Greg Charney of TX Arsenal in Pinehurst said the custom gun store opened March 3, just before the COVID-19 pandemic, with little inventory. Over the last few months, he said, the growing demand in the industry has helped him build a customer base, and the store already has plans to expand and offer training classes this fall.

“During COVID-19, people are home and restless, and we’re an outdoor activity, ... so you can come out here safely and not be crammed in a tight space,” Bearden said. “So the range itself, from that aspect, as something for people to do has dramatically increased also.”

The all-outdoor, 100-acre facility in Conroe has kept busy with events as well, even while adhering to COVID-19 precautions, he said.

Although the facility has upped cleaning measures and offered masks to customers, Bolsch said Saddle River’s 33,000-square-foot setup already allowed guests to maintain social distance with bulletproof walls between shooting stalls and an air handling system that moves lead and contaminants downrange out of the shooter’s respiratory zone.

Since the spring, Saddle River has at least tripled its number of classes to educate new gun owners, he said.

“When we sell a gun, we try to make sure they know how to operate it before they leave. By law, we don’t have any obligation to make sure someone knows how to fire a gun; our obligation is more that they’re legally able to purchase a gun,” Bolsch said. “We want people to know we’re safety-conscious; we want people to know we’re not here to sell you a gun. We’re here to help you with your purchase and make sure you’re comfortable with it.”
By Anna Lotz

Editor, Tomball | Magnolia & Conroe | Montgomery

Anna joined Community Impact Newspaper as a reporter in May 2016 after graduating with a degree in journalism from Cedarville University in Cedarville, Ohio. In July 2017, she transitioned to editor for the Tomball|Magnolia edition. She began covering the communities of Conroe and Montgomery as well in 2020. Anna covers education, local government, transportation, business, real estate development and nonprofits in these communities. Prior to CI, Anna served as editor-in-chief of Cedars, interned with the National Journalism Center in Washington, D.C., and spent time writing for the Springfield News-Sun and Xenia Daily Gazette.


The convenience store chain is known for its Slurpees and self-serve soda fountains. (Courtesy 7-Eleven)
7-Eleven, Laredo Taco Company now open at Hwy. 249, Spring Cypress

The new location features a fueling station, car wash and beer cave.

The Texas Central rail connection from Dallas to Houston will feature a bullet train similar to this one. (Courtesy Texas Central Partners/Community Impact Newspaper)
Texas Supreme Court declines to review high-speed rail case, freeing company up to use eminent domain

Texas Central, the company looking to build a 236-mile high-speed rail line connecting Houston and Dallas, has been given a big win in an ongoing legal battle over whether the company is legally recognized as a "railroad company" under state law.

Bexar Barbecue will celebrate its one-year anniversary June 26. (Courtesy Bexar Barbecue)
Bexar Barbecue to celebrate first anniversary with all-day festivities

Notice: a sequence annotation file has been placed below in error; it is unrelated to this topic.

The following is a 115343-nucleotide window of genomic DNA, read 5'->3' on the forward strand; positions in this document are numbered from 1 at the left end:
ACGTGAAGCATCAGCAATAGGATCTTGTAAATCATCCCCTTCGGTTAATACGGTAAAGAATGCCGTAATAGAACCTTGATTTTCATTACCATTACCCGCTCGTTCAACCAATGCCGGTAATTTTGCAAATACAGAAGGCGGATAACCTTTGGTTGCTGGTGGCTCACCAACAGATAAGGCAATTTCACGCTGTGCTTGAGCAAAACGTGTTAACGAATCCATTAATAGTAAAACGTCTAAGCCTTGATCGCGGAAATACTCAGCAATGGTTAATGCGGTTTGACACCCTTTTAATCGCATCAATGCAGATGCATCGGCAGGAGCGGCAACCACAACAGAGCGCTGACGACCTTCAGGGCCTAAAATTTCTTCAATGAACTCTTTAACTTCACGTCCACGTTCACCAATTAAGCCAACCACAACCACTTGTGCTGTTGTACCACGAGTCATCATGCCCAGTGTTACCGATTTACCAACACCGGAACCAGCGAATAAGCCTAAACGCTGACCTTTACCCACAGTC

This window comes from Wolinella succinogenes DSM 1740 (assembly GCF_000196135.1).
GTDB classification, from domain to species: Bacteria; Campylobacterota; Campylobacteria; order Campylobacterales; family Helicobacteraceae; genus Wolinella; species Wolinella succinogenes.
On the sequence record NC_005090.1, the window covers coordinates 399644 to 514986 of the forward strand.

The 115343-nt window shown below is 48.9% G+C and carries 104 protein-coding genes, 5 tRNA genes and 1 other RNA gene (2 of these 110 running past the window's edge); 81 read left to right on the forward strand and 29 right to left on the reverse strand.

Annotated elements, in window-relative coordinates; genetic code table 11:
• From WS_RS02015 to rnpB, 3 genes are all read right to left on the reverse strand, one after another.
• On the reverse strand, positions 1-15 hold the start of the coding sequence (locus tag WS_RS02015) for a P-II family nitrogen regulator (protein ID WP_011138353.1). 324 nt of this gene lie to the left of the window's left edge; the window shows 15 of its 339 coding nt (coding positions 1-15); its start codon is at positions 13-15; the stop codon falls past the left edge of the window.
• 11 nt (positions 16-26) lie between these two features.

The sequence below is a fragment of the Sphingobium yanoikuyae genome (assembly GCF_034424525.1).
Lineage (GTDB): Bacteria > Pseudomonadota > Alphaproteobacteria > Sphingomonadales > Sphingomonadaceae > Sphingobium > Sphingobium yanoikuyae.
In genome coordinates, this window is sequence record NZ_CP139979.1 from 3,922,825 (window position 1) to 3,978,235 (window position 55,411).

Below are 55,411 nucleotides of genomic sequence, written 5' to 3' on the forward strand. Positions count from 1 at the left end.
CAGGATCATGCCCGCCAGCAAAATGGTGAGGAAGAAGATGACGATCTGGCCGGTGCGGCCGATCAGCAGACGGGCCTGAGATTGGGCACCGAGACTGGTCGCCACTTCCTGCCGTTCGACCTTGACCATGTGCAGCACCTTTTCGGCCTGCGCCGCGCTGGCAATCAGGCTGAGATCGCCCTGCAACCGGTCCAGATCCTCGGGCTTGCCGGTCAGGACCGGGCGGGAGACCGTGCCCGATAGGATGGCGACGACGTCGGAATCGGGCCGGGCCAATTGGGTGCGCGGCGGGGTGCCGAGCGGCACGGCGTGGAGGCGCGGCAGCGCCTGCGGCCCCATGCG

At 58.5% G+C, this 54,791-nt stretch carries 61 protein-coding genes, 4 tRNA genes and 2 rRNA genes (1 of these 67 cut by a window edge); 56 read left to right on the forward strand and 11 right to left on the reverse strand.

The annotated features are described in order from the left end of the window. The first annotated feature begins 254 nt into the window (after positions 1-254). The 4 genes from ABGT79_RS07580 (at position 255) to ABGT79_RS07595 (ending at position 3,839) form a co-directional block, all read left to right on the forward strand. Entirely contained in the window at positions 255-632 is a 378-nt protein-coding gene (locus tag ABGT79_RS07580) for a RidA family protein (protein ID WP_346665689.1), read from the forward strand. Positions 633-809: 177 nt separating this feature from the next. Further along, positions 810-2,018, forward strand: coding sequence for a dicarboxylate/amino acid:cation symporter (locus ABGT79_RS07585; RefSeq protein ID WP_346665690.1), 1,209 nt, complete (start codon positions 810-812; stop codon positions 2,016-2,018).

The barbecue joint celebrates its first anniversary June 26.

The spiced chicken puff pastries come with shredded chicken, garam masala and vegetables wrapped in a puff pastry and topped with creamy jalapeno sauce. (Courtesy Philipose's Kitchen & Bar)
Philipose's Kitchen & Bar now serving American southern-inspired food in Magnolia

Philipose's Kitchen & Bar opened in early March and offers dine-in, take-out and online ordering.

Lone Star College has been approved for additional baccalaureate programs following House Bill 3348 being signed June 16. (Andrew Christman/Community Impact Newspaper)
Lone Star College approved for additional baccalaureate programs

Lone Star College can now have up to five bachelor programs, up from its current three.

Following Hurricane Harvey, debris lined the streets in many parts of Harris County. (Danica Lloyd/Community Impact Newspaper)
After Department of Housing and Urban Development denies request, Texas General Land Office drafting plan to subaward Harris County $750M for flood mitigation

The Texas General Land Office now plans to subaward Harris County flood mitigation funding after the county was left out of recent Hurricane Harvey relief funds.

A house in the Balmoral development in Kingwood.
2,300 homes slated along FM 2920 in Hockley

Land Tejas will construct 2,300 new homes in a 646-acre development in Hockley.

Harris County Pets facilitates pet adoptions, foster placements and more. (Courtesy Harris County Pets)
Harris County Pets temporarily waives adoption fees to control increase of population

Harris County Pets has exceeded its capacity to house its growing pet population, officials said.

BB's Tex-Orleans in the Tomball area will serve boiled crawfish, shrimp po’boys, homemade gumbo and oysters. (Courtesy BB's Tex-Orleans)
BB's Tex-Orleans to expand to Tomball, plus more recent local business news

Read Tomball and Magnolia business updates from June.

Americans spent 44% more shopping on websites, including Amazon, in 2020 than in 2019. (Courtesy Amazon)
Surge in online shopping strains Houston’s distribution channels

Online spending in the U.S. was up 44% from 2019 to 2020, and transportation expert Bill Eisele said this uptick has put a strain on the region’s transportation system.

According to county officials, 40% of the $125 billion in damage caused by Hurricane Harvey took place within Harris County. (Shawn Arrajj/Community Impact Newspaper)
Texas General Land Office says it is 'not feasible' to request $750M in federal flood aid within 30 days

Houston-area officials ask for 30-day-dealine on the Texas General Land Office's formal request for $750 million in federal flood aid funding, but GLO says it is not possible.